Dave H. (the other one)
 

bobshobby

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#34
I know there are some similar posts, but I hope you guys will offer suggestions anyway. I have been searching and reading, but getting a little bogged down in it...

I have a pretty hard budget of $3000, including shipping. Items have to be available to purchase from a normal web store. EBay etc is going to cause problems as it's not me doing the actual ordering. I need to be able to supply a simple web link and basic info so they can put in a card and order. The lathe, stand, and shipping come to about $2500. I don't need the best quality, but better than Harbor Freight.

Lathe is PM 1022V/1030V (depending on how long it takes for 1030s to come in)

I know I want a tailstock drill chuck, I'll probably order that from PM with the machine.

PM has some holder and insert sets that look nice. Grizzly has something similar that includes a cutoff/groove tool. I do want to be able to cut slots for snap-rings and o-rings eventually. And parting off is needed.
One thing I would add to what the other guys have said is, and it depends on where you live. Call in and make yourself known to some local machine shops, explain that your just a beginner at a new hobby and ask if they have any bar ends or offcuts that are going in the scrap bin. I've found that about half of them will be quite generous with what they will give you, use this material for practice work. I have found that I rarely ever have to buy material for projects, mostly get it for free or just a couple of $. Good luck.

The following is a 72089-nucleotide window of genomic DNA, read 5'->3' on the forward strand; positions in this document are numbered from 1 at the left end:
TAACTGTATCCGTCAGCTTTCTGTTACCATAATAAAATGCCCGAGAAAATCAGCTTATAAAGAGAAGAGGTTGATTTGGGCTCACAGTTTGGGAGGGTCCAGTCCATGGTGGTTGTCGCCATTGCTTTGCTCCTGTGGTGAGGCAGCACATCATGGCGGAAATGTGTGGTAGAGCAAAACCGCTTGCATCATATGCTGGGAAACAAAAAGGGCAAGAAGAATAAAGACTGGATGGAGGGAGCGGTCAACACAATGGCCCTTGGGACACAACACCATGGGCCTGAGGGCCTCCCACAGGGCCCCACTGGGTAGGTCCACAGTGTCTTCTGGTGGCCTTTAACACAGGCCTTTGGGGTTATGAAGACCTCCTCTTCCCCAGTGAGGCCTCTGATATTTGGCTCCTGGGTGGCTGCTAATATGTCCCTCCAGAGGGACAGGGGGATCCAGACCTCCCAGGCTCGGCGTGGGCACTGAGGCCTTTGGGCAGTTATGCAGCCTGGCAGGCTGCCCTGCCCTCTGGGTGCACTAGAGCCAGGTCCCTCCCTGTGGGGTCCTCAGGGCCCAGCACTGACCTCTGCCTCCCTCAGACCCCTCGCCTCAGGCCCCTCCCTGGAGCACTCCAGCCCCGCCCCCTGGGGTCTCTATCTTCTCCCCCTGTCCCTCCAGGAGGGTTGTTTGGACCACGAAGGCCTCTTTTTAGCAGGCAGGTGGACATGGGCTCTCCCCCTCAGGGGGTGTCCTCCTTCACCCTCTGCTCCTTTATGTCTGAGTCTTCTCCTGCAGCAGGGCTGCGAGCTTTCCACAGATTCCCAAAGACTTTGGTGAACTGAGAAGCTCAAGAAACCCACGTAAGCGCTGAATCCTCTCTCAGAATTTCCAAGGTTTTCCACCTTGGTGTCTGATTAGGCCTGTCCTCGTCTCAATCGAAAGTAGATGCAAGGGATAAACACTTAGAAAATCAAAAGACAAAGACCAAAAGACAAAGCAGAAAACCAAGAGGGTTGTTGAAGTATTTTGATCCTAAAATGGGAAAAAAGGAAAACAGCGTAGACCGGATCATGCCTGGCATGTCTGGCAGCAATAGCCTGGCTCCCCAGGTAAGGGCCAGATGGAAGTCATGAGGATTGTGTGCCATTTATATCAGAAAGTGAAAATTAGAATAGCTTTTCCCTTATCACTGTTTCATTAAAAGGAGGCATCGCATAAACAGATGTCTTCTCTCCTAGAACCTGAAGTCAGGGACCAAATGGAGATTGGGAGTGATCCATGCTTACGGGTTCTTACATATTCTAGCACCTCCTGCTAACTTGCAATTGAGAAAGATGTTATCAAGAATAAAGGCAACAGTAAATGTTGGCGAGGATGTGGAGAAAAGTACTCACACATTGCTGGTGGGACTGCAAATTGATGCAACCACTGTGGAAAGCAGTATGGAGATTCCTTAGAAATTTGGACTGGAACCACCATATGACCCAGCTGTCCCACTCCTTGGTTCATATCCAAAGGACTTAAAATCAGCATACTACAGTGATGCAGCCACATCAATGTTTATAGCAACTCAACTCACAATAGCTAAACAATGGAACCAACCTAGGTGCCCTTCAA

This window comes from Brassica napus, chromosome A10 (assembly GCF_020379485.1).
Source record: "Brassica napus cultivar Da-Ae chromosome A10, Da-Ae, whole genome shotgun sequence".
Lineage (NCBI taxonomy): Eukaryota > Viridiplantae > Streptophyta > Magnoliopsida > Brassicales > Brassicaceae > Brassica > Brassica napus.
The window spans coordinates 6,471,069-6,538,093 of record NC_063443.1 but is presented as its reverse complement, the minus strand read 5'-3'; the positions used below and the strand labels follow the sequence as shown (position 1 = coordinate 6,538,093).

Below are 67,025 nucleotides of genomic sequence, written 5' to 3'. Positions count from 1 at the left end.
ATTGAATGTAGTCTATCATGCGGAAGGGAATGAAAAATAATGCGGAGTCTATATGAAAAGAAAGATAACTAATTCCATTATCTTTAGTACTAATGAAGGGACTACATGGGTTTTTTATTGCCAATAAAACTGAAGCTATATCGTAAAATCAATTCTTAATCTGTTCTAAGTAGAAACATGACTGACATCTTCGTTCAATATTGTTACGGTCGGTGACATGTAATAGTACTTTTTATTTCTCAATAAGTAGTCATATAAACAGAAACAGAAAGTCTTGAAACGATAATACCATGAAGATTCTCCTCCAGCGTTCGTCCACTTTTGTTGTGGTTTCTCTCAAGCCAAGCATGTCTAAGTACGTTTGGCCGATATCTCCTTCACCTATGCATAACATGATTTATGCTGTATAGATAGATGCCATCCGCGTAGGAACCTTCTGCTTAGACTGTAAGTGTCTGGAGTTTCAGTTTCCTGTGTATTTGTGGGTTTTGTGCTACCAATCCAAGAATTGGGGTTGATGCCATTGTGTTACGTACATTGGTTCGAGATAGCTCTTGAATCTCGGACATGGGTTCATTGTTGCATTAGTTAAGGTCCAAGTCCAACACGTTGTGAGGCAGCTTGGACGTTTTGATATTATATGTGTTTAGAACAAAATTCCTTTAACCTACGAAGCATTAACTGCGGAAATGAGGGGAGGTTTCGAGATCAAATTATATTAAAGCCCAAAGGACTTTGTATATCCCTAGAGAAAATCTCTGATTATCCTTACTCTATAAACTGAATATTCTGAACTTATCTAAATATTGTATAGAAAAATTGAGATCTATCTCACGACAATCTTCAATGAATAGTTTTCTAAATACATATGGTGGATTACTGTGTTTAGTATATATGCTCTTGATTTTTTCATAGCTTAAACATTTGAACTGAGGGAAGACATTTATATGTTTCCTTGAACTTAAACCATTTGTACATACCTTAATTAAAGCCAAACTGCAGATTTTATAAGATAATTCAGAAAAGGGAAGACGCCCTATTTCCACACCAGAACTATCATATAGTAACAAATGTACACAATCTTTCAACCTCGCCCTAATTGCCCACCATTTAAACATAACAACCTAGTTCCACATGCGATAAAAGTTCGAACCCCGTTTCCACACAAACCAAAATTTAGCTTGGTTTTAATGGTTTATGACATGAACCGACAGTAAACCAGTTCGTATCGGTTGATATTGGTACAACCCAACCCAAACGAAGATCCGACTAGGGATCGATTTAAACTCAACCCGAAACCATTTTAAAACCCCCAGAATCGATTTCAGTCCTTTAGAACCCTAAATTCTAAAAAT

Reeltor

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#35
Depending upon where you will be degreasing your new lathe, Kerosene or Diesel. Use terry/ cotton cloths to remove the schmoo. As for the headstock oil, most older American Iron say to flush out the headstock with Kerosene; I don't know what PM recommends but be sure to flush it first. Then refill with fresh new oil, I use DTE (Mobile) in my machines. Some people recommend using ISO68 hydraulic oil from Tractor Supply or Northern Tool. I don't like that idea, I'm not an oil expert but in my mind a quality circulating oil from Mobile, Exxon, Chevron or the like is far and away better than the generic stuff from a discounter. You can get the oil from Grainger, MSC or any other mail order tooling supplier. Free pickup at Grainger or MSC if one is near to you.
One more recommendation, IF you decide to try carbide, buy a good carbide tool holder and indexable carbides not the brazed on stuff from Harbor Freight. Good luck with your new lathe, you have a very generous employer
 

mksj

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#36